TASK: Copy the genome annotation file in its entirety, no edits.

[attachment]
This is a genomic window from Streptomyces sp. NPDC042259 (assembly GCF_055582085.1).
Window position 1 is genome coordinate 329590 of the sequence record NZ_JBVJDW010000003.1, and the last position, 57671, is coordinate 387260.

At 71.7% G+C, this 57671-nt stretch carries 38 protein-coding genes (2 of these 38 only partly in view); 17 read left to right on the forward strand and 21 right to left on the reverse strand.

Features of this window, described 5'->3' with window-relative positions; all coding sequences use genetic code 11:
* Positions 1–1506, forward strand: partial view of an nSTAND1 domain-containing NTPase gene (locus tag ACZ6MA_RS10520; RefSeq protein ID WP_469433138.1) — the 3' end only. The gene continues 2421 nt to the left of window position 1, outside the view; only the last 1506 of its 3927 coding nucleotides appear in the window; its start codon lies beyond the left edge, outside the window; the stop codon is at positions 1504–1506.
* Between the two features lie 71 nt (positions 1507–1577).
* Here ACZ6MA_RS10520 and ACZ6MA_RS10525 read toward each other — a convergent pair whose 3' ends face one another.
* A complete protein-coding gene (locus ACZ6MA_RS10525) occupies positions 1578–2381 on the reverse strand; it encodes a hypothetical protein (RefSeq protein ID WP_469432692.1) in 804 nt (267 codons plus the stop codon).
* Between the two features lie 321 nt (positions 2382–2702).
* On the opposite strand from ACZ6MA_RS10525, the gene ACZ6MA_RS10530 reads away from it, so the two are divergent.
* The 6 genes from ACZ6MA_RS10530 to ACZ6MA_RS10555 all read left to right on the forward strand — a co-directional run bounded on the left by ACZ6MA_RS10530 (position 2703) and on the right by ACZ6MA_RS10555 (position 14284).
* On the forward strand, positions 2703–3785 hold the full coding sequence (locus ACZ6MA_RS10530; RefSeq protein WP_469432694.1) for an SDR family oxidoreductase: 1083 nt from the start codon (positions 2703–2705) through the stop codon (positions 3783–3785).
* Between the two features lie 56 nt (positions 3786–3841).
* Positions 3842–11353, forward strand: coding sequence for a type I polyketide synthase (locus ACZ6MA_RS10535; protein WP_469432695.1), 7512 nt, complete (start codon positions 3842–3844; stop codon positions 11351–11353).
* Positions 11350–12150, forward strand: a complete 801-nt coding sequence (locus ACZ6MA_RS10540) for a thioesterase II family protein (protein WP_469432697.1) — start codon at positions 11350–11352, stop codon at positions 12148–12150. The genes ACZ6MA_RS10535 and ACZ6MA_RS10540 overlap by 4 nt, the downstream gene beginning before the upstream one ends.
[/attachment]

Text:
This is a genomic window from Streptomyces sp. NPDC042259 (assembly GCF_055582085.1).
Window position 1 is genome coordinate 329590 of the sequence record NZ_JBVJDW010000003.1, and the last position, 57671, is coordinate 387260.

At 71.7% G+C, this 57671-nt stretch carries 38 protein-coding genes (2 of these 38 only partly in view); 17 read left to right on the forward strand and 21 right to left on the reverse strand.

Features of this window, described 5'->3' with window-relative positions; all coding sequences use genetic code 11:
* Positions 1–1506, forward strand: partial view of an nSTAND1 domain-containing NTPase gene (locus tag ACZ6MA_RS10520; RefSeq protein ID WP_469433138.1) — the 3' end only. The gene continues 2421 nt to the left of window position 1, outside the view; only the last 1506 of its 3927 coding nucleotides appear in the window; its start codon lies beyond the left edge, outside the window; the stop codon is at positions 1504–1506.
* Between the two features lie 71 nt (positions 1507–1577).
* Here ACZ6MA_RS10520 and ACZ6MA_RS10525 read toward each other — a convergent pair whose 3' ends face one another.
* A complete protein-coding gene (locus ACZ6MA_RS10525) occupies positions 1578–2381 on the reverse strand; it encodes a hypothetical protein (RefSeq protein ID WP_469432692.1) in 804 nt (267 codons plus the stop codon).
* Between the two features lie 321 nt (positions 2382–2702).
* On the opposite strand from ACZ6MA_RS10525, the gene ACZ6MA_RS10530 reads away from it, so the two are divergent.
* The 6 genes from ACZ6MA_RS10530 to ACZ6MA_RS10555 all read left to right on the forward strand — a co-directional run bounded on the left by ACZ6MA_RS10530 (position 2703) and on the right by ACZ6MA_RS10555 (position 14284).
* On the forward strand, positions 2703–3785 hold the full coding sequence (locus ACZ6MA_RS10530; RefSeq protein WP_469432694.1) for an SDR family oxidoreductase: 1083 nt from the start codon (positions 2703–2705) through the stop codon (positions 3783–3785).
* Between the two features lie 56 nt (positions 3786–3841).
* Positions 3842–11353, forward strand: coding sequence for a type I polyketide synthase (locus ACZ6MA_RS10535; protein WP_469432695.1), 7512 nt, complete (start codon positions 3842–3844; stop codon positions 11351–11353).
* Positions 11350–12150, forward strand: a complete 801-nt coding sequence (locus ACZ6MA_RS10540) for a thioesterase II family protein (protein WP_469432697.1) — start codon at positions 11350–11352, stop codon at positions 12148–12150. The genes ACZ6MA_RS10535 and ACZ6MA_RS10540 overlap by 4 nt, the downstream gene beginning before the upstream one ends.